Bellini and Mantegna automatic translate
In northern Italy in the middle of the 15th century, the teenager painted pictures that differed markedly from those that were familiar in those days. Andrea Mantegna, the son of a carpenter from Padua with an insatiable appetite for classical art and her own opinion as to how it should become, sought to create a vision of the ancient world that would be felt unprecedentedly real and immediate. He gradually became richer and more famous for his skills and his talent. He painted stunning frescoes with new perspectives on the church walls, from which the figures looked ominously at the viewer.
At the same time, in Venice, another person also sought to exert his influence on artistic traditions. Giovanni Bellini was a rather reserved and calm person who rarely left his home. At first glance it is difficult to imagine that these two great artists of the early revival had something to say to each other. Art Mantegna painfully and leisurely - his exhausted, quasi-sculptural forms can look as if they are knocked out of slate, Bellini is serene, bathes in the cool but transporting light that symbolizes divine grace.
Indeed, two artists came to personify the opposite principles: Mantegna belongs to the central Italian tradition, which would continue to produce Michelangelo, Leonardo and Raphael, artists who portrayed the contours of the human body through rigorous drawing. On the other hand, Bellini was the father of a more sensual Venetian tradition, which reached its apotheosis thanks to his disciples Titian and Giorgione.
But there is something that unites them, in addition to the fact that Mantegna and Bellini had each other sons-in-law.
Two men lived at a time when the "modern" concept of the artist was still inconclusive, the medieval role of the anonymous master artist gave way to self-awareness. They constantly tried to look at each other with a sense of competition.
Born about 1431, Mantegna, "came from nothing", he began as a shepherd, but, later, his growth as an artist did not stop. Immersed in classical culture from an early age by his teacher, antiquarian and artist Francesco Squarcheon, he studied ancient Roman architecture and took part in archaeological excavations. In his early works, such as the frescoes of the life of St. James in the church of Eremitani in Padua (sadly destroyed during the Second World War), he played with perspective and extreme perspectives. Repeatedly he faced accusations that his rigid forms resembled a painted sculpture, and not a painted reality. In the same he blamed himself and Skvarcheone, with whom Mantegna later fell into a quarrel.
Bellini was more comfortable in his social status. As a citizen of Venice, second only to the aristocracy and the offspring of the city’s leading art dynasty, he was part of a system in which family relations vied with lucrative orders from the state and the powerful religious fraternities of Venice. While his father Jacopo and Gentile’s older brother both succeeded in carrying out city orders (Gentile’s paintings remain some of the most popular images of Venice), Bellini was destined to overcome the provincial and essentially medieval traditions of Venice. His "sacred conversations", for example - the images of the Virgin with the saints, are found throughout the city. They combine a characteristic Venetian sense of color with a new, monumental art.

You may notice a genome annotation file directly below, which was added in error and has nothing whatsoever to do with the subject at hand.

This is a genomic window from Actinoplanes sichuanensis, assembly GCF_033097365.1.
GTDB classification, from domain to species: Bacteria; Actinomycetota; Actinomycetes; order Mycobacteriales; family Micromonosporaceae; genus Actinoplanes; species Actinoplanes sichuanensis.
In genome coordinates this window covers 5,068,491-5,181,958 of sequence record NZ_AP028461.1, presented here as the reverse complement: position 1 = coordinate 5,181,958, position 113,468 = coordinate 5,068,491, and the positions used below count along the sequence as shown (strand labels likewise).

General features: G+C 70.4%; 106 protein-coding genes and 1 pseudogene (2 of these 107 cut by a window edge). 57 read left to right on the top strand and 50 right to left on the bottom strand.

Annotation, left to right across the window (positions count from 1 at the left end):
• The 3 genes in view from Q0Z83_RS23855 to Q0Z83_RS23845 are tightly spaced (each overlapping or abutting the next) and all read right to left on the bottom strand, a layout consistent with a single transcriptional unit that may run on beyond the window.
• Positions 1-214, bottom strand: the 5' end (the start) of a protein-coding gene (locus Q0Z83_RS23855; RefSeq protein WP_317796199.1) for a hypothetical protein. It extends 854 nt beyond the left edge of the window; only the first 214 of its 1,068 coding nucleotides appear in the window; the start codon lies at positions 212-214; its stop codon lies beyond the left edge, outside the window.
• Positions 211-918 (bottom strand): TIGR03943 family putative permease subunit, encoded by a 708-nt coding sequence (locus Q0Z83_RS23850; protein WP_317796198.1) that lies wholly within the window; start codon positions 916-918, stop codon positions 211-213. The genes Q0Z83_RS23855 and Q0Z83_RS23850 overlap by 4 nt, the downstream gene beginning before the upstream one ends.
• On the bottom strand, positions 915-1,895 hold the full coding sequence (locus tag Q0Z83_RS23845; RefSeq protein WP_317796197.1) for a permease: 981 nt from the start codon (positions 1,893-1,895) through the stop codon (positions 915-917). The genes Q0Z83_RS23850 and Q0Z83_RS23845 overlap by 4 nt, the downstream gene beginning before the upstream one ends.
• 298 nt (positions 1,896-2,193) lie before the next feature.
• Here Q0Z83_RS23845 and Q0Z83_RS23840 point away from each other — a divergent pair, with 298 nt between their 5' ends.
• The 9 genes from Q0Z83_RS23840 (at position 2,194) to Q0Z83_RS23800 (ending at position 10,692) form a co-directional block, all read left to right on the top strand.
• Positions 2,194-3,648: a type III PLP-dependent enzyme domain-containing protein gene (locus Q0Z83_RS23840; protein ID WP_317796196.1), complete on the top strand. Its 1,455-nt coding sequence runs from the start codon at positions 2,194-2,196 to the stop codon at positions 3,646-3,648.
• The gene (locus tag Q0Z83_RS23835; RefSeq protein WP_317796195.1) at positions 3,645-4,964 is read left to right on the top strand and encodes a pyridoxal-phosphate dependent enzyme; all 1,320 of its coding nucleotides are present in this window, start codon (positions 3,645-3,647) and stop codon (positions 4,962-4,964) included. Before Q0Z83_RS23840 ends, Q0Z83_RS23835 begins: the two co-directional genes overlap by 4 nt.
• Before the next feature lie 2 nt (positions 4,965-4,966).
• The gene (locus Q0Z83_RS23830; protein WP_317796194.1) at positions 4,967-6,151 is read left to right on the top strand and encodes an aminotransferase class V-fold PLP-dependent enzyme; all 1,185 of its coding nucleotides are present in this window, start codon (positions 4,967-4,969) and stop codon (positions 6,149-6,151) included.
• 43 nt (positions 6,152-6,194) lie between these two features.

The two men actually met after Jacopo Bellini learned about the growing glory of Mantegna and sought him out with the intention of marrying his daughter - sister Giovanni - Nicolosia. The marriage was then primarily a business deal. Yakopo had two brilliant son-artist. The third, perhaps even more talent Mantegna would give the family studio a formidable force.
The mood of tragic exaltation in the Mantegna version, aggravated by the swirling, sharp forms of the rocky landscape on which Christ kneels before the holy spirit, is transferred to Bellini’s painting, although the characters of Bellini more naturally interact with the landscape.
This ability of Bellini to write figures that look as if they existed in real landscapes, perhaps, is his greatest contribution to art. He also achieved a richer and more realistic sense of light and color: in his paintings the pink sky is reflected in the orange sand around the feet of Christ.
While Bellini established himself as a great teacher of Venetian art, Mantegna took the position of a court painter in the family of Gonzaga, the Dukes of Mantua. Nevertheless, he seemed to be looking back at what his brother-in-law was doing in Venice: Mantegna’s later works are filled with lightwork and Bellini-style landscapes, such as "Minerva, who expelled vices from the Garden of Virtue" (1500-2), in which the bizarre Mythological action takes place in a reliable, temperate, northern Italian landscape, with moist grass and a cool, rather cloudy sky.
Mantegna and Bellini are artists who exist beyond the reach of a biography too far from history. However, looking at the art of each of them, we feel that we can understand them.
But the main question concerning Mantegna and Bellini, as well as all artists of this period, is whether they are great in themselves or they are precursors of geniuses of the next century. Even if someone does not like the work of Michelangelo and Leonardo, there is no doubt that the Sistine Chapel and Mona Lisa represent the great climax of art, while artists who lived before, perhaps, did nothing for it.
This opinion was predominant for about 500 years. But now we need to shake up our ideas about the Renaissance. Mantegna and Bellini are among the greatest European artists. They do not deserve to be considered precursors. Their work is worthy of attention in itself.